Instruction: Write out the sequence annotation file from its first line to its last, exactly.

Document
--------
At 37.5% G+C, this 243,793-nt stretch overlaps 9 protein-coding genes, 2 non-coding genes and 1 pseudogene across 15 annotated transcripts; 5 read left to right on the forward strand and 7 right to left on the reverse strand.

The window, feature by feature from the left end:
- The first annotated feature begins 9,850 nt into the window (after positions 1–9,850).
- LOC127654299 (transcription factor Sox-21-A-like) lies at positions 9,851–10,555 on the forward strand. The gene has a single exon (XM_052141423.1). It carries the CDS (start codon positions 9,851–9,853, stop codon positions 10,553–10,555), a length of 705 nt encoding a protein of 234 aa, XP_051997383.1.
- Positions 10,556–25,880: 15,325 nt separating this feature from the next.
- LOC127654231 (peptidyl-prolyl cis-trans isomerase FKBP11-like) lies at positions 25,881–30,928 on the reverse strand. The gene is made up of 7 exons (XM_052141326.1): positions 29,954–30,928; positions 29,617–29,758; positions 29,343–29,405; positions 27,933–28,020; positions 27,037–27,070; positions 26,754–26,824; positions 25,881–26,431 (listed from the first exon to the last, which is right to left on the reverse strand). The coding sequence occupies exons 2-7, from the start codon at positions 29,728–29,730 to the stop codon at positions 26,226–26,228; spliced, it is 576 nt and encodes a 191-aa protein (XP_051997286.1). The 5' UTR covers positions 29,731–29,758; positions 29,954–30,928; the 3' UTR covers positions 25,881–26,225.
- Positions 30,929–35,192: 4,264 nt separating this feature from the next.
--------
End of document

At 37.5% G+C, this 243,793-nt stretch overlaps 9 protein-coding genes, 2 non-coding genes and 1 pseudogene across 15 annotated transcripts; 5 read left to right on the forward strand and 7 right to left on the reverse strand.

The window, feature by feature from the left end:
- The first annotated feature begins 9,850 nt into the window (after positions 1–9,850).
- LOC127654299 (transcription factor Sox-21-A-like) lies at positions 9,851–10,555 on the forward strand. The gene has a single exon (XM_052141423.1). It carries the CDS (start codon positions 9,851–9,853, stop codon positions 10,553–10,555), a length of 705 nt encoding a protein of 234 aa, XP_051997383.1.
- Positions 10,556–25,880: 15,325 nt separating this feature from the next.
- LOC127654231 (peptidyl-prolyl cis-trans isomerase FKBP11-like) lies at positions 25,881–30,928 on the reverse strand. The gene is made up of 7 exons (XM_052141326.1): positions 29,954–30,928; positions 29,617–29,758; positions 29,343–29,405; positions 27,933–28,020; positions 27,037–27,070; positions 26,754–26,824; positions 25,881–26,431 (listed from the first exon to the last, which is right to left on the reverse strand). The coding sequence occupies exons 2-7, from the start codon at positions 29,728–29,730 to the stop codon at positions 26,226–26,228; spliced, it is 576 nt and encodes a 191-aa protein (XP_051997286.1). The 5' UTR covers positions 29,731–29,758; positions 29,954–30,928; the 3' UTR covers positions 25,881–26,225.
- Positions 30,929–35,192: 4,264 nt separating this feature from the next.